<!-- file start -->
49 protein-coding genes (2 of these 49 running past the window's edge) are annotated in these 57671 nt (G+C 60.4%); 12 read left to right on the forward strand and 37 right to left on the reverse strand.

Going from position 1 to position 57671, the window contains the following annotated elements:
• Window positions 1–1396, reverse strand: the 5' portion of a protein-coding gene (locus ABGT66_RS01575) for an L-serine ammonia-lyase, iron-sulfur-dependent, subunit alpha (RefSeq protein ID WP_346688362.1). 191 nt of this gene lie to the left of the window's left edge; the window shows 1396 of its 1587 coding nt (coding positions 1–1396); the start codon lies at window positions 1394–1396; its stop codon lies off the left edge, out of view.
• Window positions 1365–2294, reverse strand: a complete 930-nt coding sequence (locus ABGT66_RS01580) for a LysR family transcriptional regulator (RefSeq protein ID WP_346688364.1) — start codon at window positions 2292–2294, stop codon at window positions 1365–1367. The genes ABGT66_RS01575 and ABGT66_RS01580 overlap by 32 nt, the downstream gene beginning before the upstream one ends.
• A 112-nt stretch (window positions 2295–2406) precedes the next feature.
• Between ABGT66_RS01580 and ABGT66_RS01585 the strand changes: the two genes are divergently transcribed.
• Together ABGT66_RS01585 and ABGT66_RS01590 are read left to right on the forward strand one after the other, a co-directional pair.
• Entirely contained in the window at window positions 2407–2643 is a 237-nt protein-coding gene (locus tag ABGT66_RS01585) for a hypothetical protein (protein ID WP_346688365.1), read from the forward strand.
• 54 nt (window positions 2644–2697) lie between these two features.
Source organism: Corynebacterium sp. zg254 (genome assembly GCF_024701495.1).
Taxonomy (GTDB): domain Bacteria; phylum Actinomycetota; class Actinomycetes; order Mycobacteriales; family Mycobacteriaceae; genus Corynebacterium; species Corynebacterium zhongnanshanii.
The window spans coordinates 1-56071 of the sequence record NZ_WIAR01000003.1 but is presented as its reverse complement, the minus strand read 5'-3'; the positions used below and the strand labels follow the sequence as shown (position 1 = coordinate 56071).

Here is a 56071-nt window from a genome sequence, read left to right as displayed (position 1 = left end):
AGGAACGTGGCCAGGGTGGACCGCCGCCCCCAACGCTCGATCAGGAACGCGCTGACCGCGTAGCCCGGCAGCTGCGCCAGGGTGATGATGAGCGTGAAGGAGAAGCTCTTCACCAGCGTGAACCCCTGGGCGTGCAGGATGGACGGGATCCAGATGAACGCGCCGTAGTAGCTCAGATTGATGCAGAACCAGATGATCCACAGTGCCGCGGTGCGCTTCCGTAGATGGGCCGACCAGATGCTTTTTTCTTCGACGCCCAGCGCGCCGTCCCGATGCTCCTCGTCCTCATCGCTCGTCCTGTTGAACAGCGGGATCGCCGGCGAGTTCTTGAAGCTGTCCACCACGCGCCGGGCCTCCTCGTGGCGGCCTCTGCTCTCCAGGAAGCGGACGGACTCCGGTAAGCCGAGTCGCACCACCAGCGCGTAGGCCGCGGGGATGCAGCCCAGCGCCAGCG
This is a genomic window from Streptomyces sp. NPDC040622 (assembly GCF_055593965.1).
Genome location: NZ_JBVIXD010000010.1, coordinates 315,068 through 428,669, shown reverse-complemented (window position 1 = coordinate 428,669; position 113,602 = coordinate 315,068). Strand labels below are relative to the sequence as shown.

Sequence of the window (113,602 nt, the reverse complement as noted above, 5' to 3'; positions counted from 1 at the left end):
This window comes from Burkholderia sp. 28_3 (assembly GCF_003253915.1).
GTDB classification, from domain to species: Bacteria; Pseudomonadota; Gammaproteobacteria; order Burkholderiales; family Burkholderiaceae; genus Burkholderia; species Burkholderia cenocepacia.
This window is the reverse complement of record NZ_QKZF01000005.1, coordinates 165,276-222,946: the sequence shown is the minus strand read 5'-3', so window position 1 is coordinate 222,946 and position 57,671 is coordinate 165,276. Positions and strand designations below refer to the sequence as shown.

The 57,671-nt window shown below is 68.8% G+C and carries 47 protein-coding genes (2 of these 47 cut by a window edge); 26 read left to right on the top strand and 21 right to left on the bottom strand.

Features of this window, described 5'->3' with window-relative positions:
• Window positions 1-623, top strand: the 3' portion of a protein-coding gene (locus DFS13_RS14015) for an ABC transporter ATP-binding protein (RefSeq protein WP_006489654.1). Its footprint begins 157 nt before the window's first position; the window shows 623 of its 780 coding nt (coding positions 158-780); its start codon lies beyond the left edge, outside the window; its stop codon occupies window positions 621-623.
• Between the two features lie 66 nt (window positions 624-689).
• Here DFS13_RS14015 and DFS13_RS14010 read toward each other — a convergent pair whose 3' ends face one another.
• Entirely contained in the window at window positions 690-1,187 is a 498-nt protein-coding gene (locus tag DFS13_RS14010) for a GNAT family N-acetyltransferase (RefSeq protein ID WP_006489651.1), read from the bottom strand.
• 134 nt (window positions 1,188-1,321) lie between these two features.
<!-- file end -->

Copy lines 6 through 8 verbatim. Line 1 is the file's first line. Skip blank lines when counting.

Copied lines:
• Between ABGT66_RS01580 and ABGT66_RS01585 the strand changes: the two genes are divergently transcribed.
• Together ABGT66_RS01585 and ABGT66_RS01590 are read left to right on the forward strand one after the other, a co-directional pair.
• Entirely contained in the window at window positions 2407–2643 is a 237-nt protein-coding gene (locus tag ABGT66_RS01585) for a hypothetical protein (protein ID WP_346688365.1), read from the forward strand.